Intracerebral hemorrhage (ICH) is a medical emergency. Rapid diagnosis and management is crucial because early deterioration is common in the first few hours after ICH onset.[49]

Management

Spontaneous intracerebral hemorrhage (ICH) remains a significant cause of morbidity and mortality throughout the world. However, the excellent medical care has a potent, direct impact on spontaneous intracerebral hemorrhage (ICH) morbidity and mortality.[14] The non-surgical management of intracerebral hemorrhage is mainly directed to hemostasis/coagulopathy management, blood pressure (BP) management, glucose/temperature/seizure management, and other medical complications and procedures, including management of intracranial pressure (ICP) and intraventricular hemorrhage.[50]

For AHA/ASA guidelines for the management of ICH, please click here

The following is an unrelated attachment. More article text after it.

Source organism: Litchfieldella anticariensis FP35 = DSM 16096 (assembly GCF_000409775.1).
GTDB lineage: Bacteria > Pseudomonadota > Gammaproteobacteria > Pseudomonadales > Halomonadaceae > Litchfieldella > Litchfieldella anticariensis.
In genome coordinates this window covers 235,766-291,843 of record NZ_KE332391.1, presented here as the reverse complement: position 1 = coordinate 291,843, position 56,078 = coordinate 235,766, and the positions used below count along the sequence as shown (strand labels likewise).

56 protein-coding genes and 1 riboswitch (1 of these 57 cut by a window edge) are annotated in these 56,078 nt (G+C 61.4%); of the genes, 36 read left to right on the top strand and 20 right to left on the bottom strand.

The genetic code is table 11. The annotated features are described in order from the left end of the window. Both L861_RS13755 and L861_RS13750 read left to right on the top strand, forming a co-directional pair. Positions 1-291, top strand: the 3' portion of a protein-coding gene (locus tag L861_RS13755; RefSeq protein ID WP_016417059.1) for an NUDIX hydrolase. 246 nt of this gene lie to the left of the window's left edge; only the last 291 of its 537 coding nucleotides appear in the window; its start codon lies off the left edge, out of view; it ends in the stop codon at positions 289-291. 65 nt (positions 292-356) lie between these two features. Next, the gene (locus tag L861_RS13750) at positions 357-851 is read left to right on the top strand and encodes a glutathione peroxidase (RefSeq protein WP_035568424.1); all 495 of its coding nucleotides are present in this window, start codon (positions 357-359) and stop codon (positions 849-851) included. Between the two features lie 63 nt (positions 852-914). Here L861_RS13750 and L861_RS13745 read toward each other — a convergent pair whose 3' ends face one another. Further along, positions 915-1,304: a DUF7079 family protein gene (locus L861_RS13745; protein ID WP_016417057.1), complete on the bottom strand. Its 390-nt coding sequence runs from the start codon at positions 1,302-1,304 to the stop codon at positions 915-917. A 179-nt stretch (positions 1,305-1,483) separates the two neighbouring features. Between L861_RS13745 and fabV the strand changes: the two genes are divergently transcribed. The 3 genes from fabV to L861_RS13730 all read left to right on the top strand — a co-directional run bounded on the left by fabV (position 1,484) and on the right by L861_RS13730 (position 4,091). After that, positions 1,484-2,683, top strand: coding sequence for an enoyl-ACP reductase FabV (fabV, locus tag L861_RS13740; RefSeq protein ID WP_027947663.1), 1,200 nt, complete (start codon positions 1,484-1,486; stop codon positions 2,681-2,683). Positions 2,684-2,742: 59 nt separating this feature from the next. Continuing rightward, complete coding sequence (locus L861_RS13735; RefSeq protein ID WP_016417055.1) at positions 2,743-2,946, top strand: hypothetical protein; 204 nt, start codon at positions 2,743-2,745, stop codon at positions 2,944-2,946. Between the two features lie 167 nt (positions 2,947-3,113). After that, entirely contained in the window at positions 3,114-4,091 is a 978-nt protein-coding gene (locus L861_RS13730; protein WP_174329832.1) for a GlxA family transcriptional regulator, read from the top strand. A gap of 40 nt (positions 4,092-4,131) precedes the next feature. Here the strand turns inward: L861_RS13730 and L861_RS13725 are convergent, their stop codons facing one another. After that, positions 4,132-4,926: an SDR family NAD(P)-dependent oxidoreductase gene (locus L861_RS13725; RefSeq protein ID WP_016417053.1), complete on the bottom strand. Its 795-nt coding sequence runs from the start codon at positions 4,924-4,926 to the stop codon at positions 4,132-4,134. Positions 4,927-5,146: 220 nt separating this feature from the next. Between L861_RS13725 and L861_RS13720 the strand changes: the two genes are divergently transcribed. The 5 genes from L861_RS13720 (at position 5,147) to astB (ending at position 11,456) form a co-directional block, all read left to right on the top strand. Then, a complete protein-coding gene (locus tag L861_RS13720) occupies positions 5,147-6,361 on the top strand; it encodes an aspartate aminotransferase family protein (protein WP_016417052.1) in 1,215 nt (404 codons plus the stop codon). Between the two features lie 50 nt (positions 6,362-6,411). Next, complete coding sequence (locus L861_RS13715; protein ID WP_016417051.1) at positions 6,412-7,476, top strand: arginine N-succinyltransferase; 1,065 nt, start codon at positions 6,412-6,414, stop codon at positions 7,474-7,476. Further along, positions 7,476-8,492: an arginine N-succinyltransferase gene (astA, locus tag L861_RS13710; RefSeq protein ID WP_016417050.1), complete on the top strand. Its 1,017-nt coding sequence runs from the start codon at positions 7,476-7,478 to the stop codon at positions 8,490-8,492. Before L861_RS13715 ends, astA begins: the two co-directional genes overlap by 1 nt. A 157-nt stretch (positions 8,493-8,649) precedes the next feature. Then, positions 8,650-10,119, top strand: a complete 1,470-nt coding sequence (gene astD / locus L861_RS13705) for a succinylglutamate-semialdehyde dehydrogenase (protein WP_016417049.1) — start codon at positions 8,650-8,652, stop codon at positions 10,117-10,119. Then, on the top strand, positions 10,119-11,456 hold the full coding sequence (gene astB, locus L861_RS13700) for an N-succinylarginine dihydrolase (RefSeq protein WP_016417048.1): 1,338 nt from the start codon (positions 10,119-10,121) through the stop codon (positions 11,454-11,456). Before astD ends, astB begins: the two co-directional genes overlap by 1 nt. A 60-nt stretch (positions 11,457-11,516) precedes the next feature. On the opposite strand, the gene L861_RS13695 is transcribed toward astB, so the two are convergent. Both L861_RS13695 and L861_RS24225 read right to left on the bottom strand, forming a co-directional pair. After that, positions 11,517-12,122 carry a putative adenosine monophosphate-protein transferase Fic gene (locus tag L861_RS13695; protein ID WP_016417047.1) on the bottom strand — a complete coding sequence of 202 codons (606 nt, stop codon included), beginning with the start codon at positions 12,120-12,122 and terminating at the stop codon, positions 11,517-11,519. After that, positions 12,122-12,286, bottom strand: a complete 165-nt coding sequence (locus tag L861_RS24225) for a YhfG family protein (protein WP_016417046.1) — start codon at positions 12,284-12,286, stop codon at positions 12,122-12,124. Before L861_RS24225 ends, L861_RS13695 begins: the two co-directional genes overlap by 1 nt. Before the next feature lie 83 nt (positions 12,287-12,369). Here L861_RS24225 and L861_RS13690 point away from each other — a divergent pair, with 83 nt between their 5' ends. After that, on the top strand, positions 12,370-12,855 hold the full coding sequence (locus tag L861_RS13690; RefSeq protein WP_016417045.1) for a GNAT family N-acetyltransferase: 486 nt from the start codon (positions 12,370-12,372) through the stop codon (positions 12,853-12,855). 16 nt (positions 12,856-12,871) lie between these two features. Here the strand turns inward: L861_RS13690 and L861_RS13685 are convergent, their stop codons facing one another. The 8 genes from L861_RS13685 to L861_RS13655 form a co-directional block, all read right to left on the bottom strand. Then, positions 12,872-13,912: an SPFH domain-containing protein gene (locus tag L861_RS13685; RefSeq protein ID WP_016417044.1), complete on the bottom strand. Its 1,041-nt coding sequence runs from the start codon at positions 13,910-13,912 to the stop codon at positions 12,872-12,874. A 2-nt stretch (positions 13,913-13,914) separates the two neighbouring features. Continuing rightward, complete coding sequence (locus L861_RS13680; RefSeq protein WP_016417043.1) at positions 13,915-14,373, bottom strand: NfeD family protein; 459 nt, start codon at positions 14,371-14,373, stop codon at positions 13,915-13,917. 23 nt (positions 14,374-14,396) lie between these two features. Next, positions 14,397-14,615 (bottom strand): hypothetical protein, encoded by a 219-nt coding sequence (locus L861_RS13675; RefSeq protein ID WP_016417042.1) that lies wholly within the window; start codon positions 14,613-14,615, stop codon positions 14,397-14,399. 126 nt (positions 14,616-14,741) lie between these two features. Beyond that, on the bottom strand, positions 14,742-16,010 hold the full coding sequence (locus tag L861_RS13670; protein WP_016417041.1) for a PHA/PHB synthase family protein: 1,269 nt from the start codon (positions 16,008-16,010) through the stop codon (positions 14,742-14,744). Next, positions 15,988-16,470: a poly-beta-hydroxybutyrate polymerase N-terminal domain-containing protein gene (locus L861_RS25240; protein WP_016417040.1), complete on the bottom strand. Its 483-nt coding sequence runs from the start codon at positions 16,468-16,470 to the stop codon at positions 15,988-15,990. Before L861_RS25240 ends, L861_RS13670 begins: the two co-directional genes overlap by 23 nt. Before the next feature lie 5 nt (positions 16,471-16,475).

Surgery

The indications for surgery in patients with Intracerebral hemorrhage vary with the site of the bleed. Open craniotomy is the most widely studied surgical techniques in patients with supratentorial ICH.[51][52] Recently, several studies have shown minimally invasive aspiration associated with better outcomes with less invasive approaches compared to standard craniotomies.[53][54][55]

Primary prevention

Primary prevention of intracerebral hemorrhage is mainly aimed at treatment and modifcation of risk factors which are directly associated with increased occurrence of intracerebral hemorrhage.[15]

Secondary prevention